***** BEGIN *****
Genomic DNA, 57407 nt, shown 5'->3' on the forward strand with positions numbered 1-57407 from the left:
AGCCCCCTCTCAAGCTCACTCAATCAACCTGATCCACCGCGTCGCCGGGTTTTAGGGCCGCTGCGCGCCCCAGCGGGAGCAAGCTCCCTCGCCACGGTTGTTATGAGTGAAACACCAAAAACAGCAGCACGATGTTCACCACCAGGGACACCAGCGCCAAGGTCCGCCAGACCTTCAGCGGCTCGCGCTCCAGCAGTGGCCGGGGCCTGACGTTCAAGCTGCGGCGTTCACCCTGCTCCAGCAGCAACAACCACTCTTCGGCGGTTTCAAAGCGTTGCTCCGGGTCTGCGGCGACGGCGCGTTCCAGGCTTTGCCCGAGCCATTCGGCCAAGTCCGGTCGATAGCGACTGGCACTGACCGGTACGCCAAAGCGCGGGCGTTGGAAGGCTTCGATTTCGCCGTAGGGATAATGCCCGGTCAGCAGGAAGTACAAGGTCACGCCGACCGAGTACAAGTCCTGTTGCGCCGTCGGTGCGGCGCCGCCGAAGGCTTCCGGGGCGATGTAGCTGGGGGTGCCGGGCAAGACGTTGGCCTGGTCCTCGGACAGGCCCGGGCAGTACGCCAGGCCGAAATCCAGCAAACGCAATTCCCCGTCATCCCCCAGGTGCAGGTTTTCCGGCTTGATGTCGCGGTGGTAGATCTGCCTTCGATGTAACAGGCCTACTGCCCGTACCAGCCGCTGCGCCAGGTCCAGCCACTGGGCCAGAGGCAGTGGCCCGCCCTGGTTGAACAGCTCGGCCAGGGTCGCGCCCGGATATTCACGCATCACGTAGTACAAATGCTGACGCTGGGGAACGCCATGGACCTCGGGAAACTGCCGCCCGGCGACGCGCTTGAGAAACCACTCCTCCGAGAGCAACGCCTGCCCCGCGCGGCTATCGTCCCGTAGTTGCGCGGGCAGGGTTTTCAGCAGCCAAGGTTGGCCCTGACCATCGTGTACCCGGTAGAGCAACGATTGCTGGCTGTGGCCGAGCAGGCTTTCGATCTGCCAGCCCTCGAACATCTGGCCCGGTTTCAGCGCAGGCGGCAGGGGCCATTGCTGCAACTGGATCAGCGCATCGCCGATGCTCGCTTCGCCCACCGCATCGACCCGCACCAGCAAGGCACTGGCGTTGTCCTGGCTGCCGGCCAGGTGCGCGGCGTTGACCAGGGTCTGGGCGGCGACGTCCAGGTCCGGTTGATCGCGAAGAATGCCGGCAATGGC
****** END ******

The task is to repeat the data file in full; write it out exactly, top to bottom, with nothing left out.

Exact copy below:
Genomic DNA, 57407 nt, shown 5'->3' on the forward strand with positions numbered 1-57407 from the left:
AGCCCCCTCTCAAGCTCACTCAATCAACCTGATCCACCGCGTCGCCGGGTTTTAGGGCCGCTGCGCGCCCCAGCGGGAGCAAGCTCCCTCGCCACGGTTGTTATGAGTGAAACACCAAAAACAGCAGCACGATGTTCACCACCAGGGACACCAGCGCCAAGGTCCGCCAGACCTTCAGCGGCTCGCGCTCCAGCAGTGGCCGGGGCCTGACGTTCAAGCTGCGGCGTTCACCCTGCTCCAGCAGCAACAACCACTCTTCGGCGGTTTCAAAGCGTTGCTCCGGGTCTGCGGCGACGGCGCGTTCCAGGCTTTGCCCGAGCCATTCGGCCAAGTCCGGTCGATAGCGACTGGCACTGACCGGTACGCCAAAGCGCGGGCGTTGGAAGGCTTCGATTTCGCCGTAGGGATAATGCCCGGTCAGCAGGAAGTACAAGGTCACGCCGACCGAGTACAAGTCCTGTTGCGCCGTCGGTGCGGCGCCGCCGAAGGCTTCCGGGGCGATGTAGCTGGGGGTGCCGGGCAAGACGTTGGCCTGGTCCTCGGACAGGCCCGGGCAGTACGCCAGGCCGAAATCCAGCAAACGCAATTCCCCGTCATCCCCCAGGTGCAGGTTTTCCGGCTTGATGTCGCGGTGGTAGATCTGCCTTCGATGTAACAGGCCTACTGCCCGTACCAGCCGCTGCGCCAGGTCCAGCCACTGGGCCAGAGGCAGTGGCCCGCCCTGGTTGAACAGCTCGGCCAGGGTCGCGCCCGGATATTCACGCATCACGTAGTACAAATGCTGACGCTGGGGAACGCCATGGACCTCGGGAAACTGCCGCCCGGCGACGCGCTTGAGAAACCACTCCTCCGAGAGCAACGCCTGCCCCGCGCGGCTATCGTCCCGTAGTTGCGCGGGCAGGGTTTTCAGCAGCCAAGGTTGGCCCTGACCATCGTGTACCCGGTAGAGCAACGATTGCTGGCTGTGGCCGAGCAGGCTTTCGATCTGCCAGCCCTCGAACATCTGGCCCGGTTTCAGCGCAGGCGGCAGGGGCCATTGCTGCAACTGGATCAGCGCATCGCCGATGCTCGCTTCGCCCACCGCATCGACCCGCACCAGCAAGGCACTGGCGTTGTCCTGGCTGCCGGCCAGGTGCGCGGCGTTGACCAGGGTCTGGGCGGCGACGTCCAGGTCCGGTTGATCGCGAAGAATGCCGGCAATGGC